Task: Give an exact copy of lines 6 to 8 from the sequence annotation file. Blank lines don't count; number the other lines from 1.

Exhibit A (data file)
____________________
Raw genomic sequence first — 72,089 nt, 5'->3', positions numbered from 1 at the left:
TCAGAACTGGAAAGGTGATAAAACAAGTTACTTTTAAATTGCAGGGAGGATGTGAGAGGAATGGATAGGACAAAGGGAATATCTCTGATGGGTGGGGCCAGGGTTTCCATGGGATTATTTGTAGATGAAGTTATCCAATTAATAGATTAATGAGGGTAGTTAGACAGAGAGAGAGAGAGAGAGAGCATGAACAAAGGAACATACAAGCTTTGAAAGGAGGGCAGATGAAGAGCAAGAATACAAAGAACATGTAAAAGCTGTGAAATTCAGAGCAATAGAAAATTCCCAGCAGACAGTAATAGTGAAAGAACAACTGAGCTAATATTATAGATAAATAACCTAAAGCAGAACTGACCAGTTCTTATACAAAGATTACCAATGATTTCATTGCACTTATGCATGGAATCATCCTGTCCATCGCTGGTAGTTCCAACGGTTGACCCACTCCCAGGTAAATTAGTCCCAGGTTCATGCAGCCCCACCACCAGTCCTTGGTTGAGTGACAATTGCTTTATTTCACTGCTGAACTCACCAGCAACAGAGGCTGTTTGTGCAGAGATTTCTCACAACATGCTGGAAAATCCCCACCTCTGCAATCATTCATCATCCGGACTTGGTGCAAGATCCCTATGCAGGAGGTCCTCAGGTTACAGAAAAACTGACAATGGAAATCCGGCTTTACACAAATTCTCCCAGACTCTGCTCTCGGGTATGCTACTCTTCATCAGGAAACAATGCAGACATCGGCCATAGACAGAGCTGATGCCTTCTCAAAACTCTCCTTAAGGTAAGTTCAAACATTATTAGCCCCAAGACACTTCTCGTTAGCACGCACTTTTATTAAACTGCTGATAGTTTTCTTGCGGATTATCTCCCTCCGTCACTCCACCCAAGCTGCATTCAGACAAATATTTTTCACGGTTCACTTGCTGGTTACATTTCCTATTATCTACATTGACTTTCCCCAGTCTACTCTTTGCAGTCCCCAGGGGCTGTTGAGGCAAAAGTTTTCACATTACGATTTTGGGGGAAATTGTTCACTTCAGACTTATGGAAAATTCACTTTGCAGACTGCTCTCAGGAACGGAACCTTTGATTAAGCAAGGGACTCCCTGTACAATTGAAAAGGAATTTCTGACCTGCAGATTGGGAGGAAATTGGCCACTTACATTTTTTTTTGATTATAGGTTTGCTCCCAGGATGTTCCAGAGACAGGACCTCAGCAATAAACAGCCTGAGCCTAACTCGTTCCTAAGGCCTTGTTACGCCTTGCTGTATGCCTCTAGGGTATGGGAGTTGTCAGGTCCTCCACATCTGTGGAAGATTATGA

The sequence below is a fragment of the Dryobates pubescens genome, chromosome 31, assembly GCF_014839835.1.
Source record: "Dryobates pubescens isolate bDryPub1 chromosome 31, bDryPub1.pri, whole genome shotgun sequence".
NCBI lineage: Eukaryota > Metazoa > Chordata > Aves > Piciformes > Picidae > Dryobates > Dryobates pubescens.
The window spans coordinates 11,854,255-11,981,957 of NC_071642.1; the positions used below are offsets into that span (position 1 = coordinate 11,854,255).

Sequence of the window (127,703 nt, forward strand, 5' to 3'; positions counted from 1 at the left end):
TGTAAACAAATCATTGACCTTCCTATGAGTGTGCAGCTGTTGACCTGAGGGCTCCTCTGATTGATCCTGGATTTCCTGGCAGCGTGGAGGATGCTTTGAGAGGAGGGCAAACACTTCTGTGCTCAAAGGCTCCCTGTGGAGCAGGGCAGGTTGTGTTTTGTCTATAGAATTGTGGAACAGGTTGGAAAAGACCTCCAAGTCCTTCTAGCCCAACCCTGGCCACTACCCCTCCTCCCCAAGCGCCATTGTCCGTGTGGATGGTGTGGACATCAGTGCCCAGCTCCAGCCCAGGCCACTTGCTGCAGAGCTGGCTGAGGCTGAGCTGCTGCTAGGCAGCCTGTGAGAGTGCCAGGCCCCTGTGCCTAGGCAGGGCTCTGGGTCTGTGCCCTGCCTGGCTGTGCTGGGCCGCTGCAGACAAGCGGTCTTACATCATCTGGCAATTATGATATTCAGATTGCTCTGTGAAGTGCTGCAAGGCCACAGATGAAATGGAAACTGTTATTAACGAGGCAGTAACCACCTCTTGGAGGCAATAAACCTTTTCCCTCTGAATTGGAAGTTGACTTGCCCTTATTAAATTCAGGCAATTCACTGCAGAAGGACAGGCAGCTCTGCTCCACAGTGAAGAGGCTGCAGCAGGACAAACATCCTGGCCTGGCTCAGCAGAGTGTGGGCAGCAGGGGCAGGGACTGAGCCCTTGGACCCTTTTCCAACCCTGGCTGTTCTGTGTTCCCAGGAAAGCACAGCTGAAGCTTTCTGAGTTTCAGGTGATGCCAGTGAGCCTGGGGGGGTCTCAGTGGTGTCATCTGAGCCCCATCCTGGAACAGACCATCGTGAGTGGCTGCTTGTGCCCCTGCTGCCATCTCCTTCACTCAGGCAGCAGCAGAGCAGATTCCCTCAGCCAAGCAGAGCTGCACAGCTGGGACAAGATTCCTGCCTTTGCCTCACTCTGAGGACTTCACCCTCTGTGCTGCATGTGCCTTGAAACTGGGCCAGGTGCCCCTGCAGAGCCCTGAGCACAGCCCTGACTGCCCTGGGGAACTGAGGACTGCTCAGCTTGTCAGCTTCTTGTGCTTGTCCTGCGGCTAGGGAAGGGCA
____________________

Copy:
The window spans coordinates 11,854,255-11,981,957 of NC_071642.1; the positions used below are offsets into that span (position 1 = coordinate 11,854,255).

Sequence of the window (127,703 nt, forward strand, 5' to 3'; positions counted from 1 at the left end):
TGTAAACAAATCATTGACCTTCCTATGAGTGTGCAGCTGTTGACCTGAGGGCTCCTCTGATTGATCCTGGATTTCCTGGCAGCGTGGAGGATGCTTTGAGAGGAGGGCAAACACTTCTGTGCTCAAAGGCTCCCTGTGGAGCAGGGCAGGTTGTGTTTTGTCTATAGAATTGTGGAACAGGTTGGAAAAGACCTCCAAGTCCTTCTAGCCCAACCCTGGCCACTACCCCTCCTCCCCAAGCGCCATTGTCCGTGTGGATGGTGTGGACATCAGTGCCCAGCTCCAGCCCAGGCCACTTGCTGCAGAGCTGGCTGAGGCTGAGCTGCTGCTAGGCAGCCTGTGAGAGTGCCAGGCCCCTGTGCCTAGGCAGGGCTCTGGGTCTGTGCCCTGCCTGGCTGTGCTGGGCCGCTGCAGACAAGCGGTCTTACATCATCTGGCAATTATGATATTCAGATTGCTCTGTGAAGTGCTGCAAGGCCACAGATGAAATGGAAACTGTTATTAACGAGGCAGTAACCACCTCTTGGAGGCAATAAACCTTTTCCCTCTGAATTGGAAGTTGACTTGCCCTTATTAAATTCAGGCAATTCACTGCAGAAGGACAGGCAGCTCTGCTCCACAGTGAAGAGGCTGCAGCAGGACAAACATCCTGGCCTGGCTCAGCAGAGTGTGGGCAGCAGGGGCAGGGACTGAGCCCTTGGACCCTTTTCCAACCCTGGCTGTTCTGTGTTCCCAGGAAAGCACAGCTGAAGCTTTCTGAGTTTCAGGTGATGCCAGTGAGCCTGGGGGGGTCTCAGTGGTGTCATCTGAGCCCCATCCTGGAACAGACCATCGTGAGTGGCTGCTTGTGCCCCTGCTGCCATCTCCTTCACTCAGGCAGCAGCAGAGCAGATTCCCTCAGCCAAGCAGAGCTGCACAGCTGGGACAAGATTCCTGCCTTTGCCTCACTCTGAGGACTTCACCCTCTGTGCTGCATGTGCCTTGAAACTGGGCCAGGTGCCCCTGCAGAGCCCTGAGCACAGCCCTGACTGCCCTGGGGAACTGAGGACTGCTCAGCTTGTCAGCTTCTTGTGCTTGTCCTGCGGCTAGGGAAGGGCA